Silver diamine fluoride (SDF) is the newest buzzword in dentistry. What can this new formulation do? As an oral health care provider, here’s what you need to know about it.
Although SDF has only recently started making headlines in the U.S., it has been approved for use in Japan for more than 80 years. Currently, it has been cleared by the Food and Drug Administration for use in adults 21 and older. But dentists have increasingly been taking advantage of its off-label uses to halt the progression of caries in younger patients and manage root caries in older patients. Presently, Advantage Arrest™ is the only SDF solution available for professional use in the U.S.
So, how does it work? As you may have guessed from the name, silver diamine fluoride is composed of two main components. Silver works as an antimicrobial, while fluoride binds to the tooth to accelerate mineralization. Using SDF has many benefits, including no required anesthesia or drilling, lower cost to the patient and speed (it only takes a few minutes). The main side effects include black staining of the tooth around the cavity and mucosal or gingival irritation. Saliva may also play a role in SDF’s effectiveness. For example, older patients often have less saliva, higher caries rates and the lowest rate of arrested decay after SDF treatment.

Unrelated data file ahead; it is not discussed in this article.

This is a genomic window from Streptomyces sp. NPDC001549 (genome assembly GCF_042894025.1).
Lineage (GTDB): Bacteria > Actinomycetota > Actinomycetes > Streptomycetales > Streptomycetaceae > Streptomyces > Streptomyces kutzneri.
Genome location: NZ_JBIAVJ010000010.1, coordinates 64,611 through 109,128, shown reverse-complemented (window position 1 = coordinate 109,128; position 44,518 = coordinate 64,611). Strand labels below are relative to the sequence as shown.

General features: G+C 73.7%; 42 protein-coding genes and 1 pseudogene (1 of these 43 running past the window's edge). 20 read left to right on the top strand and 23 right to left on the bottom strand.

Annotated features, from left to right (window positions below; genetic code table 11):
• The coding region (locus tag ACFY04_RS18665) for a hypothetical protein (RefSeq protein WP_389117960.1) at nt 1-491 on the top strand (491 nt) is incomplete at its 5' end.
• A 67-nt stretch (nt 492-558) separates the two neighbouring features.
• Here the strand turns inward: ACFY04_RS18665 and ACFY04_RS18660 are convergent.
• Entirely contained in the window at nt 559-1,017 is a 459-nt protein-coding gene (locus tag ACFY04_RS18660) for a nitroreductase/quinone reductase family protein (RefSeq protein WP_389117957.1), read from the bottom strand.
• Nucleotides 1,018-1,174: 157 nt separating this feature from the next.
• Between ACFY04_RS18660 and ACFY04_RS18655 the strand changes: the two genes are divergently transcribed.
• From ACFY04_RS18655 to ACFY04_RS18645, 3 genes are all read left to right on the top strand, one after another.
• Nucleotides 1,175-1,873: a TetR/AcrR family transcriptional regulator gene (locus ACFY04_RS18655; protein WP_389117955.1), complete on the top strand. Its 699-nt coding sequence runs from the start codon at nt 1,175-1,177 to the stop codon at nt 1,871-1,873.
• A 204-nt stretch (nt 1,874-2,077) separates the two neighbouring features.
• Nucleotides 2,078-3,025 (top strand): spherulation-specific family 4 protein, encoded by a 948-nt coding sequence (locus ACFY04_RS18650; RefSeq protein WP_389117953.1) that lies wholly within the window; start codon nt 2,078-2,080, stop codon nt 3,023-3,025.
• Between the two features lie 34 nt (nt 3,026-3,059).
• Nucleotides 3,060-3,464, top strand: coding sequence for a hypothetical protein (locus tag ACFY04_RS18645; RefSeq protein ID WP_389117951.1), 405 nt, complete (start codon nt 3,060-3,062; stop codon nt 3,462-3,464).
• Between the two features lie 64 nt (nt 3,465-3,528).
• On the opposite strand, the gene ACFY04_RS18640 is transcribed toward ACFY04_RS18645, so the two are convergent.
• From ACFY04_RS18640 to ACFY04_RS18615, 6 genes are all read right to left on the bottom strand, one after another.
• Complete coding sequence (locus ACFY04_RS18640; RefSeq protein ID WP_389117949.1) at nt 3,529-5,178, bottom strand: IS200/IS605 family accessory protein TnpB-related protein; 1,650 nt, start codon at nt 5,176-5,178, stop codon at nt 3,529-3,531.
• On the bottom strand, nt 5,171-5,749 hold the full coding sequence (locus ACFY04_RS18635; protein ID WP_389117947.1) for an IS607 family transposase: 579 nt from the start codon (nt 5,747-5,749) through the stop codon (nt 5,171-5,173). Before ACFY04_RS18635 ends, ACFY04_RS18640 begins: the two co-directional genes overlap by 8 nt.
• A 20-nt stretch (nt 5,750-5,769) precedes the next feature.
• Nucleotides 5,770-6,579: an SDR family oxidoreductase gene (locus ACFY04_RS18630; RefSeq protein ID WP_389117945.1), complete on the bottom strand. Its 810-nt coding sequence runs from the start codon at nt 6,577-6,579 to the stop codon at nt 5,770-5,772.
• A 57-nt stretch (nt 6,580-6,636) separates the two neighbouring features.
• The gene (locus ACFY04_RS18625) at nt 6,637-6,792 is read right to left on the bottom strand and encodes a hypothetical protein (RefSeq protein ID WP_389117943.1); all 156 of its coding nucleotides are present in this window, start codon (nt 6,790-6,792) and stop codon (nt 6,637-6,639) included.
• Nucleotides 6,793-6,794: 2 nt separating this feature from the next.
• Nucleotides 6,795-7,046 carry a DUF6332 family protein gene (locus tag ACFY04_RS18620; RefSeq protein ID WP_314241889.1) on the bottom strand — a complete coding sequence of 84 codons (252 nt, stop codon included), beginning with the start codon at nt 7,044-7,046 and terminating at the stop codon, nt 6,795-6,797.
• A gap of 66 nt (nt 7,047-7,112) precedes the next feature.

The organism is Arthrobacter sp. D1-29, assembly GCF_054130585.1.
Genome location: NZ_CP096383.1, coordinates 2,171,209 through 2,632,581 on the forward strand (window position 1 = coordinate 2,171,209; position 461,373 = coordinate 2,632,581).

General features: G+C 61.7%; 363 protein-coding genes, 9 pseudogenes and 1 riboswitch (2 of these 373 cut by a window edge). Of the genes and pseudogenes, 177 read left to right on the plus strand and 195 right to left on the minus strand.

According to the New York Times, SDF may be a wonderful new resource, especially when working with patients with limited access to care, those who are medically compromised or cannot tolerate conventional restorative procedures. The Center for Disease Control and Prevention reported that in 2011-2012, 17.5 percent of children aged 5-19 and 27.4 percentof adults aged 20-44 had untreated dental caries. For young children, restorative procedures can be costly and stressful. SDF could be a good alternative for some cases.
~Deepti Shroff, Harvard ’19
About Deepti Shroff
Deepti graduated from the University of North Carolina at Chapel Hill with a degree in Biology and Chemistry, and is currently a first-year DMD candidate at the Harvard School of Dental Medicine. She is a writer for 2minutemedicine, and is a coordinator for ACTION, a student-run monthly pediatric clinic in Cambridge, MA. Outside of academia, Deepti enjoys singing, traveling, dancing and photography.